DUBAI (Reuters) - Iran will never hold one-on-one talks with the United States but could engage in multilateral discussions if it returns to the 2015 deal on Iran’s nuclear programme, Supreme Leader Ayatollah Ali Khamenei said on Tuesday, according to state television.
U.S. President Donald Trump has said he could meet Iranian President Hassan Rouhani, possibly at the U.N. General Assembly in New York later this month.
“Iranian officials, at any level, will never talk to American officials ... this is part of their policy to put pressure on Iran ... their policy of maximum pressure will fail,” state television quoted Khamenei as saying.
Khamenei said Iran’s clerical rulers were in agreement on this: “All officials in Iran unanimously believe it.
“If America changes its behaviour and returns to (Iran’s 2015) nuclear deal, then it can join multilateral talks between Iran and other parties to the deal,” Khamenei said.
Trump has stepped up sanctions against Iran since last year when he withdrew from the nuclear pact between Iran and six world powers and reimposed sanctions that were lifted under the deal in return for Iran curbing its nuclear programme.
In retaliation for the U.S. “maximum pressure” policy, Iran has gradually scaled backed its commitments to the pact and plans to further breach it if the European parties fail to keep their promises to shield Iran’s economy from U.S. penalties.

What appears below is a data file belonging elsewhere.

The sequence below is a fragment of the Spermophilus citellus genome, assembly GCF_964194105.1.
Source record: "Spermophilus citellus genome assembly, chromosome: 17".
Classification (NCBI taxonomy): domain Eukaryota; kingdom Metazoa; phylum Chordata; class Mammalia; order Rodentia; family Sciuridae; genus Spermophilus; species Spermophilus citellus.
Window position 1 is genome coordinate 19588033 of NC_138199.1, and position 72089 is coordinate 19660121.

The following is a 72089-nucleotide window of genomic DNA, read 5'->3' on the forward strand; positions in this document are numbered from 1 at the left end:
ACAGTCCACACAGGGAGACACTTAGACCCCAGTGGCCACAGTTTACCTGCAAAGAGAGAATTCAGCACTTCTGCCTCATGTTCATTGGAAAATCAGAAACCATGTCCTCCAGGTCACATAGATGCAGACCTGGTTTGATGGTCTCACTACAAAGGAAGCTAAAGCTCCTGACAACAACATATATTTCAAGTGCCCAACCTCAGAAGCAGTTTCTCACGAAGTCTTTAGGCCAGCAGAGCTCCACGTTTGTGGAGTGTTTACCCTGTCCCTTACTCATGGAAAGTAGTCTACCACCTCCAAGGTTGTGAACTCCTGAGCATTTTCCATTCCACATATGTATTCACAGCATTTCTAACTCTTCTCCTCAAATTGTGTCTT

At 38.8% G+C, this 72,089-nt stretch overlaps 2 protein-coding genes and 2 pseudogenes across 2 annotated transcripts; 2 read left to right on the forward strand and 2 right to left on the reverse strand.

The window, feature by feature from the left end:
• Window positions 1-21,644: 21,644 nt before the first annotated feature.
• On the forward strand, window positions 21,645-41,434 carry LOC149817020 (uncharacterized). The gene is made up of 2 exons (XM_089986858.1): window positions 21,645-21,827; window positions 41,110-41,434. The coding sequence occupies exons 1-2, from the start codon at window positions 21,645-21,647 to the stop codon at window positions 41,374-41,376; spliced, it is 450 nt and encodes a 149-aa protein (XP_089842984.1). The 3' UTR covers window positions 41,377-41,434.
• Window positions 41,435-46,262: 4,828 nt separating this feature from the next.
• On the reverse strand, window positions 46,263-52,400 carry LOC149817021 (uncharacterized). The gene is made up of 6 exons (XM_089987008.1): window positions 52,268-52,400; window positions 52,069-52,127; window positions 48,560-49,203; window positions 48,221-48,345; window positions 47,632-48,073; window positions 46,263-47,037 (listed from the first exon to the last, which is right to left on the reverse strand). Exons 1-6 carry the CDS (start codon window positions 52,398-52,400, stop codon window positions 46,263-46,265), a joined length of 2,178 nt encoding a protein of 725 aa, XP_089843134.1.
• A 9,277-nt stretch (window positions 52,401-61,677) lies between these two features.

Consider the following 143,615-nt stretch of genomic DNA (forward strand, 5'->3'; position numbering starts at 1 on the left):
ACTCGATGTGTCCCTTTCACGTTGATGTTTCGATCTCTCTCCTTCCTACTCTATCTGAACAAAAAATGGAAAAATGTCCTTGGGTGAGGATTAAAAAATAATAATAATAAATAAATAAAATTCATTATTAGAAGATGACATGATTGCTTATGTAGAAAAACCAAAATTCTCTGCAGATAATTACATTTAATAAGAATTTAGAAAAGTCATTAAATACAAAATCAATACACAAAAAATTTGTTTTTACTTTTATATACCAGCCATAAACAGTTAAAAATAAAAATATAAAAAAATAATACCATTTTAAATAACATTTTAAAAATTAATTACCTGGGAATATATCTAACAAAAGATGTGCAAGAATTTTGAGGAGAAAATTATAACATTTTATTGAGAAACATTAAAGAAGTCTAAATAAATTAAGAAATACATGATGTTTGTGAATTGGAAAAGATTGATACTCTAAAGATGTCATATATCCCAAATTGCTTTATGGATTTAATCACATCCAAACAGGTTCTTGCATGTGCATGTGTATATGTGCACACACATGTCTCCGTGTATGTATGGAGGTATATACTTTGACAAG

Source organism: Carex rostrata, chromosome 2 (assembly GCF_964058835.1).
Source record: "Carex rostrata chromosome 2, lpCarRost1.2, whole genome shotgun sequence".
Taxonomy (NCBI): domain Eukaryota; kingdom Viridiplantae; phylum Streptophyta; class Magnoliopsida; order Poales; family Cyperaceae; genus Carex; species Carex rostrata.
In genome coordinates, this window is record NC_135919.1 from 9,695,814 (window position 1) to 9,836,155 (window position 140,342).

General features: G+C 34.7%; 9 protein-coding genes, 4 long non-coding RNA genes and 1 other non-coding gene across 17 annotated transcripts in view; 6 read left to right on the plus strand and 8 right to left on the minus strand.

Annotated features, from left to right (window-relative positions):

“If we yield to their pressure and hold talks with Americans ... This will show that their maximum pressure on Iran has succeeded. They should know that this policy has no value for us,” said Khamenei, who has the last say on all state matters.
Tensions between Tehran and Washington have spiked following a weekend attack on major oil sites in Saudi Arabia that sent oil prices soaring and raised fears of a new Middle East conflict.
Trump said on Monday it looked like Iran was behind the attacks but stressed he did not want to go to war. Iran has denied any involvement.
Iran’s regional rival, Saudi Arabia, said the attacks were carried out with Iranian weapons and it was capable of responding forcefully.
Saudi Arabia urged U.N. experts to help investigate the raid.
Additional reporting by Asma Alsharif; Writing by Parisa Hafezi; Editing by Andrew Heavens, Robert Birsel